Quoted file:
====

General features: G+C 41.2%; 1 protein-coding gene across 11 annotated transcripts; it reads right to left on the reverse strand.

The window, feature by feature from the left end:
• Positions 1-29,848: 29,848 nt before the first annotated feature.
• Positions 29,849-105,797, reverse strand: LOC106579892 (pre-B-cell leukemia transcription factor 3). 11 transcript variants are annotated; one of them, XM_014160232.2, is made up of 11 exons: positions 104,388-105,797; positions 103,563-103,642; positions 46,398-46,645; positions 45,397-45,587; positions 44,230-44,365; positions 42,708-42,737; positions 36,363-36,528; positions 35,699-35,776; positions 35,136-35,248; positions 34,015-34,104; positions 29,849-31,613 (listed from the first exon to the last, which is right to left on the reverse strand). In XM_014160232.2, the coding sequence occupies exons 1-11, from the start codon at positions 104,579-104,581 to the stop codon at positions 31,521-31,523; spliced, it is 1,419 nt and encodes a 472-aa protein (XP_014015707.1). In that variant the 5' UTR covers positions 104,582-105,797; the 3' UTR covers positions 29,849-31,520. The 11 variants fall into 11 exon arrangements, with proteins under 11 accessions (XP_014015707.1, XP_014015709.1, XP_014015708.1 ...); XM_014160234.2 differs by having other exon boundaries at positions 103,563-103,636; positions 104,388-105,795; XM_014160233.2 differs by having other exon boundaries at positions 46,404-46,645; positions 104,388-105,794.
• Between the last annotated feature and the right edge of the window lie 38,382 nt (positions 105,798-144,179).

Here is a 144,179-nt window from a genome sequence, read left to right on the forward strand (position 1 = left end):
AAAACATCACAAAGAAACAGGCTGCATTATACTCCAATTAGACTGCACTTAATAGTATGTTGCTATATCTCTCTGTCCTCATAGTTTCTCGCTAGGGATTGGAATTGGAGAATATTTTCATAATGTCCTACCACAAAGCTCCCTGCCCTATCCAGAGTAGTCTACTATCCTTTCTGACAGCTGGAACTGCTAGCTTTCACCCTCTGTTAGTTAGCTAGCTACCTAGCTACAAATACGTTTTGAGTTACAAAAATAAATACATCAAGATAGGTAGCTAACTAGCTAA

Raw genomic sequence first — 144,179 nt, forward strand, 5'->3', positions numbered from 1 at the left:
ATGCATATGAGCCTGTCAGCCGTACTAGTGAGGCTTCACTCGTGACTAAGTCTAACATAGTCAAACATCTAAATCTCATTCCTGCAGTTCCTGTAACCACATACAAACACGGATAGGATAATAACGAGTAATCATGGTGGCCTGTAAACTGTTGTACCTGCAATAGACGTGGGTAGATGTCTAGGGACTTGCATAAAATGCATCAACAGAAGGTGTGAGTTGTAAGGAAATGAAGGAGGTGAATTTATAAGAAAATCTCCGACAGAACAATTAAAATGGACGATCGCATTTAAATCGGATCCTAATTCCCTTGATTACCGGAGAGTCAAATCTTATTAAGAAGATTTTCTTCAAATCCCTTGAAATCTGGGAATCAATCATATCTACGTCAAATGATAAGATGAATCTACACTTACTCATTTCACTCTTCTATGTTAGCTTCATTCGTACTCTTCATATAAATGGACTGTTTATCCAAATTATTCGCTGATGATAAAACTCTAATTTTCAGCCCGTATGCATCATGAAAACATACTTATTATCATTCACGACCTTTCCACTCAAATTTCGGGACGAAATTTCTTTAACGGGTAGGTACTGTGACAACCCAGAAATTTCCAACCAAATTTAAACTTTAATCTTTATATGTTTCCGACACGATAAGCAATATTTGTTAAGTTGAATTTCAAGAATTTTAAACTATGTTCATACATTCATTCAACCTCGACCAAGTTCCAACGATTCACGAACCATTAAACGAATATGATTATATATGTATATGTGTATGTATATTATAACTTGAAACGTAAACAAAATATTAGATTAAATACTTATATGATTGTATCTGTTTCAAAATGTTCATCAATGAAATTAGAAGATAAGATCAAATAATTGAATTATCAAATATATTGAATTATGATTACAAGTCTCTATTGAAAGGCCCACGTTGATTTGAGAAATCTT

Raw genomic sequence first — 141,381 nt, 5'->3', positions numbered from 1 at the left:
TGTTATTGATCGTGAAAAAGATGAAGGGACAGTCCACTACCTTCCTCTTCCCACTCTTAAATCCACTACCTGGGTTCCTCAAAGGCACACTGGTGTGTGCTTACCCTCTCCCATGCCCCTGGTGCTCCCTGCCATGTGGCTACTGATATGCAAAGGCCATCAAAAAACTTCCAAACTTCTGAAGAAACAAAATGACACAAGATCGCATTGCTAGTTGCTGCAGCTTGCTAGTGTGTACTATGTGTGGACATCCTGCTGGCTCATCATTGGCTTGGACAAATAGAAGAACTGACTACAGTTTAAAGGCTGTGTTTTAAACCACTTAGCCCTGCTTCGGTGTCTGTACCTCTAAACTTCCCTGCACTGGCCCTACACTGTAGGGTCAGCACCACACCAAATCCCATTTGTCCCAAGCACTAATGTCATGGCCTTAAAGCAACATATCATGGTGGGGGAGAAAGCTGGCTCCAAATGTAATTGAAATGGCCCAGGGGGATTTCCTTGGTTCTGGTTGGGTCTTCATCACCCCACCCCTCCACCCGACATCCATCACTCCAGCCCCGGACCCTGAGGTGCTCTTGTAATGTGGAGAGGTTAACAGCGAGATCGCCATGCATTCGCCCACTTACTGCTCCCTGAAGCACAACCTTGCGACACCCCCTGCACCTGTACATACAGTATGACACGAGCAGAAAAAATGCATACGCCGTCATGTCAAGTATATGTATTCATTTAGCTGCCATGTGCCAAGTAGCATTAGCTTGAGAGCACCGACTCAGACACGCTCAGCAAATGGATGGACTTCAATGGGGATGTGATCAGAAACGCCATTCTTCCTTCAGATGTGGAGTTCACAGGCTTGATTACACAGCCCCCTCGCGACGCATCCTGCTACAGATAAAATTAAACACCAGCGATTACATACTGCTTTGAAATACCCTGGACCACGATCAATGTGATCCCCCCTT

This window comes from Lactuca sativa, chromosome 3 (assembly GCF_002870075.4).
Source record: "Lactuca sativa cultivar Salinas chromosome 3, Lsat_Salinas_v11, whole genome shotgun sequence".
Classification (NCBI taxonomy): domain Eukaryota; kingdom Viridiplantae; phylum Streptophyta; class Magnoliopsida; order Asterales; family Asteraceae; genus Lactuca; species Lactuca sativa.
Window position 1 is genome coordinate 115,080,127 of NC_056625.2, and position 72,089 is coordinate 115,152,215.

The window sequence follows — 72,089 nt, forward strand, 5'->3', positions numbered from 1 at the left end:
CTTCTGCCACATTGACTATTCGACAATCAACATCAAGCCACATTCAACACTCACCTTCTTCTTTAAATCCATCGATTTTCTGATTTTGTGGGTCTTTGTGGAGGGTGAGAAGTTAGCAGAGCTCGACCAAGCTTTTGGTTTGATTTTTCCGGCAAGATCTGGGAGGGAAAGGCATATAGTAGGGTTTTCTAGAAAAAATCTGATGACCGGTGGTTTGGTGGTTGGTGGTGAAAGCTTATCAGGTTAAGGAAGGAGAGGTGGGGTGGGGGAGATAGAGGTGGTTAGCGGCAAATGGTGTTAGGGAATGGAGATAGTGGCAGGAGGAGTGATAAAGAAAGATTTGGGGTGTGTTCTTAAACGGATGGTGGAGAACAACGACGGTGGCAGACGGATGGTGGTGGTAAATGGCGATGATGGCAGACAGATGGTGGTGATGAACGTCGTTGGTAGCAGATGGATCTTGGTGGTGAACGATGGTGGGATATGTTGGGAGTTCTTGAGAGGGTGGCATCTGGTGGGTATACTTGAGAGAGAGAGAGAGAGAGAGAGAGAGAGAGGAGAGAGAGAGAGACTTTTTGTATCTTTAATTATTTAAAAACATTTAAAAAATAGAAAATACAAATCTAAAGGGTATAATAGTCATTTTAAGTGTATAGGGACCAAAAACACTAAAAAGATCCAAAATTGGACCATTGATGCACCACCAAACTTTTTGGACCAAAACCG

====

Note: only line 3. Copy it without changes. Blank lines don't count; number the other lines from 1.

• Positions 1-29,848: 29,848 nt before the first annotated feature.